Thursday, 9 August 2018

A Quick Visit to Tai Kwun


One of the two courtyards in Tai Kwun that gives a wonderful spacious area
The other day I had a bit of time and was near the newest landmark in Hong Kong -- Tai Kwun (大馆), or the former Central Police Station and had a quick look around.

The beautiful staircase that everyone has photographed
Many people have posted pictures on social media already, particularly the spiral staircase and the stairs where it says "Mind the Step" at each step... a bit tedious one might say.

Tai Kwun has been a long time coming. It was closed in 2006 and then the public got a chance to look at it before it was renovated in 2008 in a partnership between the Hong Kong Jockey Club and the Hong Kong government, but nothing happened for a long time; perhaps behind the scenes there was a lot of assessment that had to be done in terms of the buildings' stability and condition.

And then in May 2016 one of the retaining walls suddenly collapsed that set back the project another year or so. Meanwhile as a passerby, the construction site was wrapped up in white and for a long time we couldn't see any progress.

The second courtyard with a Herzog & de Meuron building
But finally a few months ago Tai Kwun opened its doors. Much of the original buildings have been retained, and there are two modern additions to the compound, futuristic buildings designed by Herzog & de Meuron, who you may remember designed the Bird's Nest in Beijing.

The Central Police Station was first built in 1841, and it's a huge complex that has two giant courtyards with trees, making it quite a nice setting. However the jail cells -- you can see some of them -- seem quite tiny, and prisoners were physically tortured. They couldn't even use the toilet -- only a bucket, and another bucket of fresh water.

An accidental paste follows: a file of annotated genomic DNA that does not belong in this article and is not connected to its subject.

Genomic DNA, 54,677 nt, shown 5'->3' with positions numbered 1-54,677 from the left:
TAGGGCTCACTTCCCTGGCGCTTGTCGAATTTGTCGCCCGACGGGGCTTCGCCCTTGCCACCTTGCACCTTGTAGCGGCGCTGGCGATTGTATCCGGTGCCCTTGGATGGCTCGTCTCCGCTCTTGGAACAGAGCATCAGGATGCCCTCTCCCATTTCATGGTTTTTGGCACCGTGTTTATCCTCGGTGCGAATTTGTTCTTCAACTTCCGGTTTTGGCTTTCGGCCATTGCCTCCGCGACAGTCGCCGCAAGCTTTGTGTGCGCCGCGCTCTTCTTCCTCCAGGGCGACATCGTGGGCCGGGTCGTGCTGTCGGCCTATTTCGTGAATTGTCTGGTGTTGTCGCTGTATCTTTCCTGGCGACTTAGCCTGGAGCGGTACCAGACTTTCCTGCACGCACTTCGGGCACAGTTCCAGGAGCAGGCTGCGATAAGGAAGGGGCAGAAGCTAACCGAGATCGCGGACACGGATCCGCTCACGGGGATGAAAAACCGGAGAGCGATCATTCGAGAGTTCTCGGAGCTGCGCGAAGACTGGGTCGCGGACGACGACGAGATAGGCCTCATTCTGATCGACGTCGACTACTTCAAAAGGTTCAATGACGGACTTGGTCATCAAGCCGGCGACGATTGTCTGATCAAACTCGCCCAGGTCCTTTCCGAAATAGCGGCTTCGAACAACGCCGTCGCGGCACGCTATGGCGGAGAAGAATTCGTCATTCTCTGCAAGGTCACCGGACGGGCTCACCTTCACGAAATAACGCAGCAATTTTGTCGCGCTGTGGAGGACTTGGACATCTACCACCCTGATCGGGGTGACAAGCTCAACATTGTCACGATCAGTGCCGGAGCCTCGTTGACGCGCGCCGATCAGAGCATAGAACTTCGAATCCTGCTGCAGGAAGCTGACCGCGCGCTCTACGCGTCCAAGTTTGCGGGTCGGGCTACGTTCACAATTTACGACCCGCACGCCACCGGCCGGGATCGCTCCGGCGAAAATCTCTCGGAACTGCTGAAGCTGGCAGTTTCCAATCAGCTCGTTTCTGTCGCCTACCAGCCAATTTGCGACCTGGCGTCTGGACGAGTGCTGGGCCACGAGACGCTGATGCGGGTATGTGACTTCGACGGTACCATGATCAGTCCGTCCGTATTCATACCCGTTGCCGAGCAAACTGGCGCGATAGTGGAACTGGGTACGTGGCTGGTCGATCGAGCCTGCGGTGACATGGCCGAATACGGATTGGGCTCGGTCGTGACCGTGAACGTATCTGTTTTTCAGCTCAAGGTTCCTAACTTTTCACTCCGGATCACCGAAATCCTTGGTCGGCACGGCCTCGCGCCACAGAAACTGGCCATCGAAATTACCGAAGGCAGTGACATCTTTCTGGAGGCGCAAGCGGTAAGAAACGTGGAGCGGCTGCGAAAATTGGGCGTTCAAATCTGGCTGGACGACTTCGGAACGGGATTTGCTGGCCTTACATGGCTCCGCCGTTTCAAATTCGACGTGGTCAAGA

You can access Tai Kwun from the Mid-Levels escalator
Some of the spaces in the buildings have been converted into cafes and restaurants, while the larger spaces are for art exhibitions by local artists. However we prefer admiring the architecture. There's a lot of concrete but also wood, and the compound is pretty much in tact, leaving the massive courtyards free for people to wander and feel enveloped by the space.

I have yet to try the restaurants and bars here, but it would be quite neat to dine here and see what the atmosphere is like in the evening.

Meanwhile I have heard from people who live and work in the area are so glad Tai Kwun is open because the scaffolding around it made the area congested and now there are more options for pedestrians to get around Wyndham Street.

One of the tiny jail cells in Tai Kwun
I will have to come back another time to look at Tai Kwun again more closely, but it's a nice way to spend even 20 minutes wandering around and admiring our latest landmark in the city.

No comments:

Post a Comment